But I trust God's leading and guiding.  He has not failed me yet (even though I have disagreed with Him about some paths and have been surprised by Him on other paths) and I believe He has a plan going forward that will not only be good for Discipling Marketplace Leaders, but also good for Renita Reed-Thomson, His American-Kenyan-Ghanaian-Liberian-Canadian daughter.

Sunday, December 7, 2014

An Opportunity to Pray...and to Give....

Last week's picture with Moffat Weru in the center.
I don't think I write posts like this very often.  I usually try to stay away from requesting donations in my blog, keeping the blog more purely a journal.  But I feel compelled about this one.

Moffat Weru, the pastor that I wrote about just last week, suffered a great loss this week.  As I mentioned last week, Pastor Weru is a student at the Africa Theological Seminary and is the pastor of the Faith Tabernacle International Ministries in Kitale.  He is passionate about Church-based Business as Mission and hopes to start a class in his church soon in cooperation with several other churches.  He and his wife own a motorcycle parts shop in Kitale.  It is his business that allows him to go to school at ATS, put food on his table, and (as is the case with most pastors here who are bi-vocational) allows him to be a pastor. 

On Wednesday evening, at 10 pm, he received a call that the two "hotels" very close to his business had caught fire ("hotels" in this case refer to small cookshops).  Apparently one of them had left something burning in the coal pot, which then started the fire.  As he rushed to his business, he found hundreds and hundreds of motorcycle taxis (boda-bodas) jamming the street in front of the fire.  He heard them calling their friends to come to where the fire was.

The two hotels burned to the ground.
He fought his way through the crowd to get to his business.  Upon arriving, he found the iron door had been broken down and the contents of his shop had been moved into the middle of the big crowd.  The large glass cabinet, which held about $5000 worth of small parts had been moved into the middle of the big crowd with the glass had been broken and contents gone, and the large shipment that had not yet been unpacked, was gone.  The people watching this fire said they broke in to help save the contents.  Yet they skipped the other two businesses that were closer to the fire.  Why is that you might ask?  Well, it seems they wanted the parts and saw an opportunity.  As they "helped" to "save" his supplies, they also helped themselves.  As Moffat went to the back of the building, he found that they had also broken into that side of the building to help themselves to the stock in his storeroom.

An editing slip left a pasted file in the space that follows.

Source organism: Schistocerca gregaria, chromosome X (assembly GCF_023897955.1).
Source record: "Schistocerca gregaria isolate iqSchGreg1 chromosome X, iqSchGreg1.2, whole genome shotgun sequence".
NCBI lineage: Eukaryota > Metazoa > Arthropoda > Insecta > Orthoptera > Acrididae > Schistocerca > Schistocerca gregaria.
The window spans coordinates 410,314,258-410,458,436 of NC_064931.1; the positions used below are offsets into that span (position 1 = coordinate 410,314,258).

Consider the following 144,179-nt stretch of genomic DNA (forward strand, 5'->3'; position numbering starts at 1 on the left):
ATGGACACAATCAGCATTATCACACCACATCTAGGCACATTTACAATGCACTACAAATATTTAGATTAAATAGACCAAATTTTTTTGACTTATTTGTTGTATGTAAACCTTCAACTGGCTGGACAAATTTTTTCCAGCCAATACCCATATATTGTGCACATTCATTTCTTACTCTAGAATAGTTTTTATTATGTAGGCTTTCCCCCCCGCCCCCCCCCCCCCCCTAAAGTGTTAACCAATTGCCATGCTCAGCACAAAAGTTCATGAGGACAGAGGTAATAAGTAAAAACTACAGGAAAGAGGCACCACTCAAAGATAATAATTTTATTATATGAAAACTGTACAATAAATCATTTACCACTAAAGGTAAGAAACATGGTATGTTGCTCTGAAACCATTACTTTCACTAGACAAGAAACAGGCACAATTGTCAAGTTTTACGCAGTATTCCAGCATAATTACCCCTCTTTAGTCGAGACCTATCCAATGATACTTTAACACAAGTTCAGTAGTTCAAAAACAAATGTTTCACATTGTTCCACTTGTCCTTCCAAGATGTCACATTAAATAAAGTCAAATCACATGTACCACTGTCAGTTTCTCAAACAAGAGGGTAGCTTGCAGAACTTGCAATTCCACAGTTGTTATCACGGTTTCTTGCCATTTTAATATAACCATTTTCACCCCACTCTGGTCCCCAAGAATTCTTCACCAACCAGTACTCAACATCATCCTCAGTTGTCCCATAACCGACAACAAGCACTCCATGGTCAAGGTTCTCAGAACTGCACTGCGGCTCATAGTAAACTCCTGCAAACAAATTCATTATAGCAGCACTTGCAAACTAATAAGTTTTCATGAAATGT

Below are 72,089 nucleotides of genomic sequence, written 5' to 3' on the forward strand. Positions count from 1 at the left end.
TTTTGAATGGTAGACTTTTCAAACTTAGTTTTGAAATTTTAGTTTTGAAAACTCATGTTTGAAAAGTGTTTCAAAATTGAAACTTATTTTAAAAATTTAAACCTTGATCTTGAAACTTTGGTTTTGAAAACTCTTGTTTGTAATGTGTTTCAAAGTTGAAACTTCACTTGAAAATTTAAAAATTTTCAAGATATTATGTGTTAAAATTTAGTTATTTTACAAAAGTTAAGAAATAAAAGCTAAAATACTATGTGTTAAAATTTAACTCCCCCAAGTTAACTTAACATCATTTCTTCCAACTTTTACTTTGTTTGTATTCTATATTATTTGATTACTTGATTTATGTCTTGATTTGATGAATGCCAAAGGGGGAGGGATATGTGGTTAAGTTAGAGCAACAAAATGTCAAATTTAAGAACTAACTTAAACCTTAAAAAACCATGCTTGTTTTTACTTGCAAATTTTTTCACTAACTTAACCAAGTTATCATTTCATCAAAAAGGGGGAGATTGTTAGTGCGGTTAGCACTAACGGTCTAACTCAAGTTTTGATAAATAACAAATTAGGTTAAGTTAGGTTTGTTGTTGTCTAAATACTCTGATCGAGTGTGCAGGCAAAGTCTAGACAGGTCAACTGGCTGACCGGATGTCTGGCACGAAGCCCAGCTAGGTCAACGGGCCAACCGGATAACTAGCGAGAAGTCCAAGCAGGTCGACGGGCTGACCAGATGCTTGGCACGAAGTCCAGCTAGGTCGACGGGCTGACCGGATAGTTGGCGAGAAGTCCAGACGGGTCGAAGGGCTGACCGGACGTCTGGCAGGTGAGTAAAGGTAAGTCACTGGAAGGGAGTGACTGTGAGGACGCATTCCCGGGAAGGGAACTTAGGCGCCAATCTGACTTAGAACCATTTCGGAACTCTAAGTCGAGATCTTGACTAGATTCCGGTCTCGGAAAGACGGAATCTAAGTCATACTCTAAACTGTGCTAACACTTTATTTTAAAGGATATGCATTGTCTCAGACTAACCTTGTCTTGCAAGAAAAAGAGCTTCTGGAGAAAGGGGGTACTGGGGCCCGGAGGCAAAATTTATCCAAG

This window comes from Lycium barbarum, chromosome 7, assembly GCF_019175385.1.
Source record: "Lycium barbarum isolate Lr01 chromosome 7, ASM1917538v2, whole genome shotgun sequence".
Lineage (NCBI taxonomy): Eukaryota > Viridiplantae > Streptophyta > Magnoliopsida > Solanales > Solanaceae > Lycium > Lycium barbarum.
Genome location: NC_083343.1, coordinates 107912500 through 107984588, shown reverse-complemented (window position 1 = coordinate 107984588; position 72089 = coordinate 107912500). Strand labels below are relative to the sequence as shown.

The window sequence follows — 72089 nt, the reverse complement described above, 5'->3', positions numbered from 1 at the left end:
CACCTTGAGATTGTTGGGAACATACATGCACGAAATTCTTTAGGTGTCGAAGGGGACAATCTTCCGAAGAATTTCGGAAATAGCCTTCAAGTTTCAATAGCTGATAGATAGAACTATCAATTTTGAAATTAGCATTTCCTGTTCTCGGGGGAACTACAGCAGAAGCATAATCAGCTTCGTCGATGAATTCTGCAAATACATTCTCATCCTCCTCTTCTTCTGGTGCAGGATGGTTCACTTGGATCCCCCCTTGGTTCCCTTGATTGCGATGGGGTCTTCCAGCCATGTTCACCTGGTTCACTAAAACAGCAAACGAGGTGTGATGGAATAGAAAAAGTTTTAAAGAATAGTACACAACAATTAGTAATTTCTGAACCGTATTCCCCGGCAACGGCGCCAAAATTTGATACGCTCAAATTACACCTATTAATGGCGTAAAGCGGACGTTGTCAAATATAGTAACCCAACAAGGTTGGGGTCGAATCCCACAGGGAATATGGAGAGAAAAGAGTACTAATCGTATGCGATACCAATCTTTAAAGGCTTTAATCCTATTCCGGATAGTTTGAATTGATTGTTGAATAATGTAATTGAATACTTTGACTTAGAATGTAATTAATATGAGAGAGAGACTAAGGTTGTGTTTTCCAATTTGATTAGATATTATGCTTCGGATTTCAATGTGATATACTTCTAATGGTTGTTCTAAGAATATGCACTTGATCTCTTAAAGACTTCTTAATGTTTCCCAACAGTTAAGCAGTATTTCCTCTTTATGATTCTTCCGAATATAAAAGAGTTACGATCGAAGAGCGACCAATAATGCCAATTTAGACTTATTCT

Pastor Weru's shop is the one in the corner.
But thankfully, Moffat had done everything right.  He had fire and theft insurance AND the businesses there together had hired a security firm (who is covered by their insurance if there is theft on their watch). BUT Moffat's insurance and the security insurance ruled that because of the large crowd and the nature of them breaking in to "save" his things, that this was "terrorism and political violence" and therefore he was not covered.  When he pushed them on this, that the cause of this was the fire, they said that he should not have removed the items from the store (which he didn't).  He should have left it to burn and then they would cover it.  The total loss of goods totaled about $10,000 US - a large amount for any person anywhere to lose, but particularly devastating in Kitale, Kenya.  I didn't ask Moffat if he had taken the new goods on loan, which is typical - I think I was afraid to hear the answer.
Pastor Weru, his wife, and two daughters.

What makes me angry here is that he had done everything right.  He was a hard worker. He had insurance.  He had security.  He was using his business to bless Kitale, not only in the business but also by allowing it to allow him to pastor a church.  He was pursuing his theological education.  He is passionate about business being a good and holy calling.  And the week after being commissioned as a Marketplace Minister, this happens.  And yet, as you can see by the picture of Moffat, his wife, and two beautiful girls, the smile on his face has not left.  He believes that God can bring good from this and will continue to put one foot in front of another.  He will revive his shop and sell to those who stole from him.

If you are interested in helping Moffat recover from this by making a donation, please go to and select my name.  In the comment section, please note:  "20065M - Pastor Weru" and I will make sure it gets to him.  Or maybe you would like to pay for his next class at ATS, which is $200; if so, write "20065M - Pastor Weru scholarship."  If instead you would like to give Moffat a loan to help him rebuild his shop, please email me at  We offer 5% interest to those who would like to invest money in businesses for a year, so if you invested $1000, at the end of the year we would return your $1000 investment with interest.  Either a gift or a loan would bless him.